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Happy New Year with Glühwein from Germany

The presents are all unwrapped and the Christmas decorations stowed away for next year, but there’s one tradition that I want to continue all winter long.

German Gluhwein (mulled wine)

Gluhwein (mulled wine) from Nuremberg's Christmas Market

It’s called Glühwein—pronounced glooh-vine—and it is the German version of what we call mulled wine—red wine with spices and citrus fruits added to it. Sometimes it has other spirits added, such as brandy or bourbon.

It seems like the perfect drink for winter: hot, comforting, lightly spiced, and lovely to look at. And, it seems doubly perfect now when Colorado is getting the first of several mini-storms and bitter cold temperatures.

Hand your dinner guests a cup as they enter your home and they know they’re in for a good evening. That’s what the Viking River Cruise chef did each night when we returned from touring a different Christmas market each day. Granted, it was a small cup but what a “welcome home” touch!

In Germany, glühwein was served at all of the outdoor Christmas markets. People walked around with a cup in their mittened hands as they shopped, both warming their hands and their hearts. The other interesting thing was that each booth served this drink in different-shaped cups and the idea (at least for tourists like us) was to buy both the cup (as a souvenir to take home) and the drink. See the cup I bought in Nuremberg in the photo.

There are many ways to make glühwein and you probably have recipes for mulled wine in your cookbooks. The version served on the Viking ship had different spirits (e.g., bourbon) added to it on different nights.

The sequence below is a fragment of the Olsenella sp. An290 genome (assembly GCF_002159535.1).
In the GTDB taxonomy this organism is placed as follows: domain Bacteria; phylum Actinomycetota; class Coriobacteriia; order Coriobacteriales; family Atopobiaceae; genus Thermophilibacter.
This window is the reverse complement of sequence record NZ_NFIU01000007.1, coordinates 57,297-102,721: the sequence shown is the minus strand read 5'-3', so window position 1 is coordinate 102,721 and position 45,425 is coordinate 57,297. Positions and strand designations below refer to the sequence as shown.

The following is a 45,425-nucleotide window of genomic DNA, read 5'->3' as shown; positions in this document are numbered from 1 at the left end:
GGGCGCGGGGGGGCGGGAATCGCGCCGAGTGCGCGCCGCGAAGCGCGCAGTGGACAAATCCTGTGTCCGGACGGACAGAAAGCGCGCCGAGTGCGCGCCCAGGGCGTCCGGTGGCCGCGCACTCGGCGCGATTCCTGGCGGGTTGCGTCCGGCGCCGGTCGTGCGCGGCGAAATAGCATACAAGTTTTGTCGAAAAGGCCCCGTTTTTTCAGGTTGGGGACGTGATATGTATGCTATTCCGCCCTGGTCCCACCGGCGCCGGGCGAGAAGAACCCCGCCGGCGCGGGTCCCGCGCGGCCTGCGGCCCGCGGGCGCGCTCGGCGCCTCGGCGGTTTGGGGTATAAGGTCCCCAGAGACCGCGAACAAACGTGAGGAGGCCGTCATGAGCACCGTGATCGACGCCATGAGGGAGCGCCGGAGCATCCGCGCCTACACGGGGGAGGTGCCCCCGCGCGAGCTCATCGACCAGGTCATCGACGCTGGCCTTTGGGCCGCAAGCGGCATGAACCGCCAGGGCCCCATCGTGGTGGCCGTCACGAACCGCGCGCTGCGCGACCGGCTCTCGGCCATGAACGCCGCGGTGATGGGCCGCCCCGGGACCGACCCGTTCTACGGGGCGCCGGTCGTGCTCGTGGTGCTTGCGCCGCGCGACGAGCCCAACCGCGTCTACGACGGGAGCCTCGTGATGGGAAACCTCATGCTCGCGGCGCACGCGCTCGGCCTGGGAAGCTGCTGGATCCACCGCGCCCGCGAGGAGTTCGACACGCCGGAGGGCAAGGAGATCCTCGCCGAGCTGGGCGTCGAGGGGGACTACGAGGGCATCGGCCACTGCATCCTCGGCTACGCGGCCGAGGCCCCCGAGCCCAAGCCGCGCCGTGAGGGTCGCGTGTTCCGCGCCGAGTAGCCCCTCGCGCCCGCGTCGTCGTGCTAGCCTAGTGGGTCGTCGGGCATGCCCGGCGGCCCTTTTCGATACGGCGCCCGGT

See this easy recipe (without additional spirits) from Sunset magazine that comes from an alpine bistro in Aspen, Colorado. The only unusual ingredient in this recipe is the juniper berries, which can be found at kitchen stores or natural food stores (or omit, if you like).

I like to serve the wine in glass cups so you can enjoy the lovely color, but use whatever cups you have. If you’re serving it a party, keep it in your slow cooker so it stays warm throughout the party. Or, keep it in the fridge and reheat just as much as you need, when you need it. It’s naturally gluten-free and a wonderful way to warm up those cold winter nights.


2 comments to Happy New Year with Glühwein from Germany

  • Joan Van Loozenoord

    Hi Carol,
    Happy New Year to you!
    Glühwein sounds great (even in Tucson, this time of year).
    With such a variation of red wines (from Cabernet all the way to Malbac), what variety do you think is usually used in Germany? What do you like to use?

    • Carol Fenster

      I am not an expert in choosing wine, so not much help here. You might ask the experts at your local wine shop; they’re usually quite knowledgeable in such things.

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